Evacuation of Texas : translation of the Representation addressed to the supreme government / by Vicente Filisola, in defence of his honor, and explanation of his operations as commander-in-chief of the army against Texas. Page: 12 of 72
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that they would resist with five hundred infantry and fourteen
pieces of artillery, of various calibre, on the 16th he ordered
general Tolsa to march to reinforce Mr. Sesma with the battalions
of Guerrero, 1st battalion regular militia of Mexico, and
40 dragoons from Tampico: and he sent colonel CGaetano Montoya
to reinforce Mr. Urrea with the regular militia from Tres
Villas and Queretaro, and a twelve-pounder; all these troops
carrying rations for a month.
Even at that time his Excellency had thought it advisable to
order general Gaona to Nacogdeches with the battalion of Morelos,
and militia of Guanaxuato; and he was more confirmed in
this movement by the information sent him by Mr. Urrea, that
the enemy, having abandoned the post of Goliad, were overtakeQ
on the road to Guadalupe Victoria, at a place called Encinal
del Perdido, where they iad capitulated, and were prisoners in
his possession, with all the artillery that they had, and in consequence,
the said ,Mr. Gaona marched for Nacogdoches with the
two battalions already mentioned, two four-pounders, 20 frontier
dragoons, 50 convicts, and rations for forty days, on the 24th;
the whole number of men of this section including the said,
convicts being 725.
If the taking of the Alanio and the trifling advantage obtained
by Mr. Urrea, in the death of Dr. Grant, caused the general-in-chiefto
believe that the war was already terminated, this
last victory convinced him that now his presence in Texas was no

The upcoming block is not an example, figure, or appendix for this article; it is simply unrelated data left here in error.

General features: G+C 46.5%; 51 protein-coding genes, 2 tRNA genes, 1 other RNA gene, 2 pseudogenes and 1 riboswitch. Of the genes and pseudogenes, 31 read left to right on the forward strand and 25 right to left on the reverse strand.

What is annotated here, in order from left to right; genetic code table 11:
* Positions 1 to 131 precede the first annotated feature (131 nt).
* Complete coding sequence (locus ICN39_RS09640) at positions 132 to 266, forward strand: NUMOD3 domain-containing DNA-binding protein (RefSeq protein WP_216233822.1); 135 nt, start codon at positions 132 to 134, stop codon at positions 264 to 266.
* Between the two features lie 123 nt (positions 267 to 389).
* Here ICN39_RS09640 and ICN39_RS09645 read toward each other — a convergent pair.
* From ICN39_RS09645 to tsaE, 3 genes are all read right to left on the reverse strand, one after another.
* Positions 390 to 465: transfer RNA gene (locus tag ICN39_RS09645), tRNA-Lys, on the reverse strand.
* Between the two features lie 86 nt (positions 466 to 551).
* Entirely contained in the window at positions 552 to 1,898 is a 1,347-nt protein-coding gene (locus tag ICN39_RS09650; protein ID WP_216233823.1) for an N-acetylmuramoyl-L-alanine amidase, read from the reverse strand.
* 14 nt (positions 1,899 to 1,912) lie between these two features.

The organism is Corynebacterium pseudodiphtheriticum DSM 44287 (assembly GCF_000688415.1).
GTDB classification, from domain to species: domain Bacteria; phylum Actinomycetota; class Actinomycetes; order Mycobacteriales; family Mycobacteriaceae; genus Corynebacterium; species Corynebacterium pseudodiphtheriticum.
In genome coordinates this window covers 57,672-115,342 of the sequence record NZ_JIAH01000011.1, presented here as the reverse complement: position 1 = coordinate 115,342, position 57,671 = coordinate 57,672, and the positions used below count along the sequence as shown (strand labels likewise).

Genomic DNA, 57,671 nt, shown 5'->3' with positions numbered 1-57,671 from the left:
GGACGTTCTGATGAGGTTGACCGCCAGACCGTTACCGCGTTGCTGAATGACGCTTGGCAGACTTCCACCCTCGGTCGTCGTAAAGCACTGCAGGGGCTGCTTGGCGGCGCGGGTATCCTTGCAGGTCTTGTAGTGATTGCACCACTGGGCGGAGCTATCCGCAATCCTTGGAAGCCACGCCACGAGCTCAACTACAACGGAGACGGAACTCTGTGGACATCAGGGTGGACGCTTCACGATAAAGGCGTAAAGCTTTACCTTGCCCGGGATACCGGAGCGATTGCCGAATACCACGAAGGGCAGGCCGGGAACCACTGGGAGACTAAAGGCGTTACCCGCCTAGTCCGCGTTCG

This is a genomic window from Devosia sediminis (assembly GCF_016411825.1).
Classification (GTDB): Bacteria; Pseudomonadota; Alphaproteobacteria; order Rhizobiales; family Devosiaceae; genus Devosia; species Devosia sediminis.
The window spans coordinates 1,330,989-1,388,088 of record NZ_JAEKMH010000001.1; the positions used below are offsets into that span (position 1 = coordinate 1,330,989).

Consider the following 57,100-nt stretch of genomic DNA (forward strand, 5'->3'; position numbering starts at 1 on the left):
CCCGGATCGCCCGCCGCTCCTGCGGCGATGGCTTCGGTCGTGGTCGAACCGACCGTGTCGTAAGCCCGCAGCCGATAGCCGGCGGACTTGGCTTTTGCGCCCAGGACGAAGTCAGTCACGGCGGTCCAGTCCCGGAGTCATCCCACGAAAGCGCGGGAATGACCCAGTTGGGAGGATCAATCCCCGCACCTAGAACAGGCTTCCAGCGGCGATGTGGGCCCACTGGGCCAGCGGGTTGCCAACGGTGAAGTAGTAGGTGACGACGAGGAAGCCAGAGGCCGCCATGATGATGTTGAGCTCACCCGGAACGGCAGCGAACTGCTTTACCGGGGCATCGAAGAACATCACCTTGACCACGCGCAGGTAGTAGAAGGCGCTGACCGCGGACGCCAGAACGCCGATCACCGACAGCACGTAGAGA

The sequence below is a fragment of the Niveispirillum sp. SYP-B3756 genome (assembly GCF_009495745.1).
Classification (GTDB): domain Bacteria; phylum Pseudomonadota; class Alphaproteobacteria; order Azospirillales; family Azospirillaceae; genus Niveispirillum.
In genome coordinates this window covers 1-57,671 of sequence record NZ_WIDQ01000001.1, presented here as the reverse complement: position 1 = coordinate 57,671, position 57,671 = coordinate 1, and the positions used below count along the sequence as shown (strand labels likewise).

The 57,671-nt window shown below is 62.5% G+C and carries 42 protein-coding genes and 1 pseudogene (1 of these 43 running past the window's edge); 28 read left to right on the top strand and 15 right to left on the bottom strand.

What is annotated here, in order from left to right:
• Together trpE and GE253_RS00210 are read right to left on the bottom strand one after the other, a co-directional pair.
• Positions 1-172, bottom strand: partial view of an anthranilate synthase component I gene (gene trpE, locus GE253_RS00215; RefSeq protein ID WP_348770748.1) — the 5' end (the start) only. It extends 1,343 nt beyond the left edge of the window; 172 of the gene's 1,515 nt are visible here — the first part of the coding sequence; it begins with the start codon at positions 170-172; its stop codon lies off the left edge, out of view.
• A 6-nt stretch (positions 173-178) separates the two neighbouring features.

longei nfecessary and that he ought to return to the capital of Mexico,
going by sea from Copano or Matagorda to Tampico, and thence
by land to San Luis, and as regards those lately made, that he should orders
the commandant of Goliad to execute them; these being the
same instructions given to Gaona and Sesma with respect to all
found with arms in their hands, and to force those who had not
taken up arms to leave the country. It was also made known
by the general order of the day, that the whole brigade of cavalry
under the orders of John Joseph Andrade, and all the utensils
and property that had remained, which belonged to the regular
battalions of Guerrero, Matamoras and Ximenez, that of
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Filísola, Vicente. Evacuation of Texas : translation of the Representation addressed to the supreme government / by Vicente Filisola, in defence of his honor, and explanation of his operations as commander-in-chief of the army against Texas., book, 1837; Columbia, [Tex.]. (texashistory.unt.edu/ark:/67531/metapth6110/m1/12/: accessed May 27, 2017), University of North Texas Libraries, The Portal to Texas History, texashistory.unt.edu; .